Recursion (-1, Redundant)

invisigoth (131518) | more than 8 years ago | (#13284230)

Mark of THE CITY writes "Mark of THE CITY writes

Apparently, he writes about himself in the recursive tense.

Re:Recursion (0)

Anonymous Coward | more than 8 years ago | (#13284765)

recursion (n.)
See recursio(n-1).

Email? (2, Funny)

alienfluid (677872) | more than 8 years ago | (#13284243)

mailto:mrkwscha@yahoo.com [mailto] Who posts their email address in the main story summary on Slashdot? This guys must be nuts!

Re:Email? (1)

daspriest (904701) | more than 8 years ago | (#13284316)

its a way to test yahoo's mail server, and maybe he likes to get lots of email, a way to make him feel important?

Re:Email? (1)

SeaFox (739806) | more than 8 years ago | (#13284506)

Who posts their email address in the main story summary on Slashdot? This guys must be nuts!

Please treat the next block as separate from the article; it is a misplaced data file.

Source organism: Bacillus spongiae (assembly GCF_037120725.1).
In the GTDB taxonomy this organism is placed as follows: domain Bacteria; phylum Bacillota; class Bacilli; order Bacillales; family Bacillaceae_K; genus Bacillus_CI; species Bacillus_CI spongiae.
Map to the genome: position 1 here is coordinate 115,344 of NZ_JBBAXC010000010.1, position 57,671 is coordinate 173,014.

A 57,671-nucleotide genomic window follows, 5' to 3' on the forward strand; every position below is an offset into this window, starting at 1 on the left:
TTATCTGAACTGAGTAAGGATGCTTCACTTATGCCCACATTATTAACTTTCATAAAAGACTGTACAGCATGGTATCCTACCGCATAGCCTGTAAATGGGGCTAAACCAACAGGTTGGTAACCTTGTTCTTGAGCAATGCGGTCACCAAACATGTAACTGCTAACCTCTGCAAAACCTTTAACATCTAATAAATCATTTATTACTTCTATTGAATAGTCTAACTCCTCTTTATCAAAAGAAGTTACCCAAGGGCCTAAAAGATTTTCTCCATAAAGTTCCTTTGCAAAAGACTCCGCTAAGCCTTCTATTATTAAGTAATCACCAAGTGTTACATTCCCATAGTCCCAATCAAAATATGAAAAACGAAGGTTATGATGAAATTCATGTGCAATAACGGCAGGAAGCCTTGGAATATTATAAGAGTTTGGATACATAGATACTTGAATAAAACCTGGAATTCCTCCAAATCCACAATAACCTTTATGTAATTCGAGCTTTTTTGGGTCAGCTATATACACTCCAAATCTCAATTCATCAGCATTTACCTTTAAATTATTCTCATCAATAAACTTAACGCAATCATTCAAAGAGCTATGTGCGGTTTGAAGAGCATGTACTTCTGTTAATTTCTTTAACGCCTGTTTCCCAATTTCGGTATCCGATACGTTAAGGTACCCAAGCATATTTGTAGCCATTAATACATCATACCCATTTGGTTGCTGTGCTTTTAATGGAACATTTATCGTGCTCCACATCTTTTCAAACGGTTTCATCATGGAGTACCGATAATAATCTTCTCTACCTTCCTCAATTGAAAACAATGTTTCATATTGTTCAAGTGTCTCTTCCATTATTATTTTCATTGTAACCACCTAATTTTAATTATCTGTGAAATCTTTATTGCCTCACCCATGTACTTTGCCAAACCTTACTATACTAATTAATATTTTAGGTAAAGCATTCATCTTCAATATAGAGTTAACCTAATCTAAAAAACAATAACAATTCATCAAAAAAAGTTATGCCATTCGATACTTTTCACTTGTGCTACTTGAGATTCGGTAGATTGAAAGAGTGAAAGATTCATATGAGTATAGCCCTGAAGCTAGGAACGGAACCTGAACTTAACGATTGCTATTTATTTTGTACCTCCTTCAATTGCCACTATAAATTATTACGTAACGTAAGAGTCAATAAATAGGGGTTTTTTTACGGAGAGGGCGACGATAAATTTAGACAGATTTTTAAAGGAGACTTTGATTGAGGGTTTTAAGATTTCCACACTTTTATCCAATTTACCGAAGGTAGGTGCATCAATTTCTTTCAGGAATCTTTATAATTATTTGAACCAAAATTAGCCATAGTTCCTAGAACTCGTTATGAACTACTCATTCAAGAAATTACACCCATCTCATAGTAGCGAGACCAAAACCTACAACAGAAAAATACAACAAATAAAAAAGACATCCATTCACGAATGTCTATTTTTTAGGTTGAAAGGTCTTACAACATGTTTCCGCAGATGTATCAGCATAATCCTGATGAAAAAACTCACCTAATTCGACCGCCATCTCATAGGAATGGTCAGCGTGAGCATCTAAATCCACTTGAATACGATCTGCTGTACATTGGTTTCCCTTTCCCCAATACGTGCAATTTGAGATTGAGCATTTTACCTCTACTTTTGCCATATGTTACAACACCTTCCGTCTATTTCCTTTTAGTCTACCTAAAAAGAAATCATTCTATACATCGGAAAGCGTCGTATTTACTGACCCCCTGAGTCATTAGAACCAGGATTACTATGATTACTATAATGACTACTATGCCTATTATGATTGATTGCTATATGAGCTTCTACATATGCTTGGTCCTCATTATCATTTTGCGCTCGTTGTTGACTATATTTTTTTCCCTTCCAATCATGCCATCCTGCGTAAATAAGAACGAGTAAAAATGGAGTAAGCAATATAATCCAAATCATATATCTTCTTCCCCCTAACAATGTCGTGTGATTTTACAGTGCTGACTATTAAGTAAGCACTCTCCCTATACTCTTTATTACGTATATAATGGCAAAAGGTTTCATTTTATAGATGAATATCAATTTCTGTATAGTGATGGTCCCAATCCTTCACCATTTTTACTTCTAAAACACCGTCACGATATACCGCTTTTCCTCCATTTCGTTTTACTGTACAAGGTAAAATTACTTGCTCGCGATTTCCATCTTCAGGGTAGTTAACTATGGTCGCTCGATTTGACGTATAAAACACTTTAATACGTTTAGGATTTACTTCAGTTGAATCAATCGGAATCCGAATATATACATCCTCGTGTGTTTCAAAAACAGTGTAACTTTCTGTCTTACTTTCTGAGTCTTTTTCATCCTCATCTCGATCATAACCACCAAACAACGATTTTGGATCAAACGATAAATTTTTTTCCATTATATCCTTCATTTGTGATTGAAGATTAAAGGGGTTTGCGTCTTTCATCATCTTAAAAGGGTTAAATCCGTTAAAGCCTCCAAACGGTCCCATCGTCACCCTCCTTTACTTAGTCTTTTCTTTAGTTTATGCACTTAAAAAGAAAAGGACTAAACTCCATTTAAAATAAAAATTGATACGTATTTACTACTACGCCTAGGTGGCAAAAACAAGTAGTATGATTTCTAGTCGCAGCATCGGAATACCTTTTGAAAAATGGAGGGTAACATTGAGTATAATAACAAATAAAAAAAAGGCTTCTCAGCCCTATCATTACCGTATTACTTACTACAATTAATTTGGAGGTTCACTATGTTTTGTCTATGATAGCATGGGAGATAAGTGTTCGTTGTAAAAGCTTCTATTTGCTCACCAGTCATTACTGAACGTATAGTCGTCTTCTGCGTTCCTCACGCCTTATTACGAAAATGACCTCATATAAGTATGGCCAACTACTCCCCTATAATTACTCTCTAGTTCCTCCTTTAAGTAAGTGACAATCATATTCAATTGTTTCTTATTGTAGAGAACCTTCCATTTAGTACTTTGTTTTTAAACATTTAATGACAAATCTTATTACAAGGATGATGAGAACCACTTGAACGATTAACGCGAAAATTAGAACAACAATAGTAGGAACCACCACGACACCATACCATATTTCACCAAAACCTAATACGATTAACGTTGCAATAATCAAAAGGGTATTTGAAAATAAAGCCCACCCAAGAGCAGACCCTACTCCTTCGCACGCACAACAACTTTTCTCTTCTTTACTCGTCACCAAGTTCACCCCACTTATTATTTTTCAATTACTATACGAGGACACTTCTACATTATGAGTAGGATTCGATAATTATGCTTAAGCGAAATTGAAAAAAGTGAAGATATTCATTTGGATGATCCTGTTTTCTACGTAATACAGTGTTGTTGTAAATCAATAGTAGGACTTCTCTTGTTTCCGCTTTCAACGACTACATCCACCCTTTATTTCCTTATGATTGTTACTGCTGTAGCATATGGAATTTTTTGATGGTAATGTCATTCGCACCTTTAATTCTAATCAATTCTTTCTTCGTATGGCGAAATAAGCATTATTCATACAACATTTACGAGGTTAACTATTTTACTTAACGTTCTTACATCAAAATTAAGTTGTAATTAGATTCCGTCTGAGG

Or, perhaps he's giving you his spam address.

Re:Email? (-1)

Anonymous Coward | more than 8 years ago | (#13284514)

Who posts their email address in the main story summary on Slashdot? This guys must be nuts!

This guy's nuts! GRAB 'EM!!!!

Er, him. Grab him. Nevermind.

Re:Email? (1)

ari_j (90255) | more than 8 years ago | (#13284545)

Who posts their e-mail address in the main story summary on Slashdot? Mark of THE CITY. That's who.

Nuts, or TERABYTE STORAGE!!! (0)

Anonymous Coward | more than 8 years ago | (#13287251)

Nah, he's just trying out his terabyte storage. Who says it's not a revolution when you can post your email in the main story summary on Slashdot and still have 0.9 TB left in your Inbox?!

A Question (0)

Anonymous Coward | more than 8 years ago | (#13284246)

When did you first suspect that even scientists could use computers?

stdin:1 (0, Funny)

Anonymous Coward | more than 8 years ago | (#13284249)

Mark of THE CITY writes "Mark of THE CITY writes "Since helping to found the San Diego Supercomputer Center in the 1980s, Sid Karin has distinguished himself as a national expert on digital technology and its possibilities for scientific research. Go here for the full interview."